Waterloo, Ontario, CANADA

http://crashcourse.ca
================================================== ======================

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Old 11-30-2007, 01:42 PM
"Mikkel L. Ellertson"
 
Default during fedora boot, what picks up the initrd.img from /boot?

Robert P. J. Day wrote:
> i'm sure i'm going to regret asking this only seconds after i hit
> ENTER, but at what point during the boot process does the kernel's
> corresponding /boot/initrd.img file kick in and get used?
>
> i'm following along reading the logic of initramfs and early
> userspace, and can see where a compressed cpio archive can be
> incorporated into the kernel image itself. fair enough.
>
> but how does the /boot/initrd.img (which is itself a compressed cpio
> image) get processed during boot? it's certainly not passed as an
> argument to the kernel as i can see via /proc/cmdline. so how does it
> affect the boot sequence? thanks.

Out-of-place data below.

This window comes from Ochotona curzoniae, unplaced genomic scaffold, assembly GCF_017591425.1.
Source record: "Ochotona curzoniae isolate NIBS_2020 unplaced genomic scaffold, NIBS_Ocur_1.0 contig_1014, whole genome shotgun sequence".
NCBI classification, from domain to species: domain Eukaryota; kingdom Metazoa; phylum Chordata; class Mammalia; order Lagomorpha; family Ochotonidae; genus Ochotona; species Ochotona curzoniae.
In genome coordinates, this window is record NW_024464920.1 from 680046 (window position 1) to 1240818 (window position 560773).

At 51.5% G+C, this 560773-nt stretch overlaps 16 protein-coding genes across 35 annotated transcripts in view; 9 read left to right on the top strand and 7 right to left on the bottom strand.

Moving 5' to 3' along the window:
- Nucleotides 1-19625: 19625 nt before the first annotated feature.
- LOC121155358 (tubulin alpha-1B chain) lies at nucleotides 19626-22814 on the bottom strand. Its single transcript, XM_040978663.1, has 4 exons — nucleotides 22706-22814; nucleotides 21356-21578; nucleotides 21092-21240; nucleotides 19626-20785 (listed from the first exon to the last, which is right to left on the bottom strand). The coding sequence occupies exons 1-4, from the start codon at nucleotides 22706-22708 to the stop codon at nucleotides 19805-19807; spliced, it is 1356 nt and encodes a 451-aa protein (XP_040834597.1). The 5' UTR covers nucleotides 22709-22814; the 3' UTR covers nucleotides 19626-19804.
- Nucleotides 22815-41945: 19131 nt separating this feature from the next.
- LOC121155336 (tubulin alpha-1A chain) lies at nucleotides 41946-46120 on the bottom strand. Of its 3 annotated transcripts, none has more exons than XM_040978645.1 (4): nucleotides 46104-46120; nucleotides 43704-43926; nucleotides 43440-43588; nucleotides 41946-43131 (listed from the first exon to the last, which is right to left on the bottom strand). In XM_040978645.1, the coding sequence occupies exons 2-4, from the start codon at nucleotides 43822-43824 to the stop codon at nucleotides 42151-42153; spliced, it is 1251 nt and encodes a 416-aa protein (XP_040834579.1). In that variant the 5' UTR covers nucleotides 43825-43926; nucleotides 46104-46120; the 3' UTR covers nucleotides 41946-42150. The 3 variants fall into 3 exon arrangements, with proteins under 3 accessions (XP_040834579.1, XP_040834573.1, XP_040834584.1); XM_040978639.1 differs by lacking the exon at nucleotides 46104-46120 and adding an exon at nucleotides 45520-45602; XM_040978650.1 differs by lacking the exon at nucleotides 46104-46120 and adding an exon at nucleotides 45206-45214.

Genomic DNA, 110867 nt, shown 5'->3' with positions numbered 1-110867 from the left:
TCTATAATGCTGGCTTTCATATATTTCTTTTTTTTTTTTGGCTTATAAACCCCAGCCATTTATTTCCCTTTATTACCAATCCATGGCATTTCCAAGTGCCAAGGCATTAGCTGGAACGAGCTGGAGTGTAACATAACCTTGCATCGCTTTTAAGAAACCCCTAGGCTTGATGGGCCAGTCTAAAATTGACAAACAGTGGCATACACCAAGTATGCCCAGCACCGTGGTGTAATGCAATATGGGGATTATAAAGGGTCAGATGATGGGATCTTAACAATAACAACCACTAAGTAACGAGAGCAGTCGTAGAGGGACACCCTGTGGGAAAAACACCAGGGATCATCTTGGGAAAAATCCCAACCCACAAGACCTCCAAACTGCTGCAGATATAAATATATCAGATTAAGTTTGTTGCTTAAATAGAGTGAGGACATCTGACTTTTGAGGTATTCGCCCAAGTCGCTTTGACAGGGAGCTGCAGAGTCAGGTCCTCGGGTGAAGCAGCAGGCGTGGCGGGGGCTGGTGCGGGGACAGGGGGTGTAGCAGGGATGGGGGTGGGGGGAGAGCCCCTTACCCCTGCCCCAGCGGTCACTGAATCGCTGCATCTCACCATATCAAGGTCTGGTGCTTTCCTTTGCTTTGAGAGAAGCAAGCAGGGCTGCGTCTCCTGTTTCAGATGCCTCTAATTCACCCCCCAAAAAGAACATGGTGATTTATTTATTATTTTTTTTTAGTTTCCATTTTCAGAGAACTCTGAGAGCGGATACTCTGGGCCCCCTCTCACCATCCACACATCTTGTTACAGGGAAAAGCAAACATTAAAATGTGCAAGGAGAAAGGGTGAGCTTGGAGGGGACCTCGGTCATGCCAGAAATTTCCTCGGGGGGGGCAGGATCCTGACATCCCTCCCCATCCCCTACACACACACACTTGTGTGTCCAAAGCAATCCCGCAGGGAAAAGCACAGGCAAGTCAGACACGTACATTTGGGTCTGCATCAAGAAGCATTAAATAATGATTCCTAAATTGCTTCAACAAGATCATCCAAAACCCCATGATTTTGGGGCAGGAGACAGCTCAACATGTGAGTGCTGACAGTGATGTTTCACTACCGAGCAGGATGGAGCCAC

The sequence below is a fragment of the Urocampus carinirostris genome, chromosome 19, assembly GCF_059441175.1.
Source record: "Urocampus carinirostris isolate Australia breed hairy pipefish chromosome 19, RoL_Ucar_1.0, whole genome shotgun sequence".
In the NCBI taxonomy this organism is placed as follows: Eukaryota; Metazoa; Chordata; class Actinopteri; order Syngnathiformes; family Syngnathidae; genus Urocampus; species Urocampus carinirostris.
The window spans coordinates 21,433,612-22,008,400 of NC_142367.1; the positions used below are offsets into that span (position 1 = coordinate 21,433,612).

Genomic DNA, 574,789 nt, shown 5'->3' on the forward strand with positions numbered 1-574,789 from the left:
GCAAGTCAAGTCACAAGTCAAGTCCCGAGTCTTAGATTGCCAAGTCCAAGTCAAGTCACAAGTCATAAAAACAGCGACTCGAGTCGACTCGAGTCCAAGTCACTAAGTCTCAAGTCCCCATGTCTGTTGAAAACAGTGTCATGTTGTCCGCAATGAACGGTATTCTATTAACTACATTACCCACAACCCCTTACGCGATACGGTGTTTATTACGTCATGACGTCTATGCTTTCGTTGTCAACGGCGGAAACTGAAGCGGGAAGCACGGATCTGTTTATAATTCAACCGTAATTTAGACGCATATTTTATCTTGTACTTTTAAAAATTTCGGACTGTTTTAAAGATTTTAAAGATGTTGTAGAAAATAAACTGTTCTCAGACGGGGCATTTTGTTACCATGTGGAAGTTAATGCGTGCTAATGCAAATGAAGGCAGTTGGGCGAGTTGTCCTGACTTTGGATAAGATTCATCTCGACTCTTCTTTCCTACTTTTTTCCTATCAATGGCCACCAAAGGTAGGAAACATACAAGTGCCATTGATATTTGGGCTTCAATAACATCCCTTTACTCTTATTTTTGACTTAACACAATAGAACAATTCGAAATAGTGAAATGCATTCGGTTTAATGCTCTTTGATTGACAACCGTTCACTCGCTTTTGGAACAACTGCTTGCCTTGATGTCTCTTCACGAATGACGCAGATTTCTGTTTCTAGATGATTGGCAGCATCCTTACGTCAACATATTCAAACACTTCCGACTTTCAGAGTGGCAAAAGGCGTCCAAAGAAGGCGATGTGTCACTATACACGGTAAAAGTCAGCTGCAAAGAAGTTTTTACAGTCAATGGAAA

>
> rday
>
I believe that Grub loads the image, and then passes the location to
the kernel at boot. Support for the file system of initrd.img has to
be built into the kernel.

Mikkel
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Old 11-30-2007, 02:33 PM
"Robert P. J. Day"
 
Default during fedora boot, what picks up the initrd.img from /boot?

On Fri, 30 Nov 2007, Mikkel L. Ellertson wrote:

> Robert P. J. Day wrote:
> > i'm sure i'm going to regret asking this only seconds after i
> > hit ENTER, but at what point during the boot process does the
> > kernel's corresponding /boot/initrd.img file kick in and get used?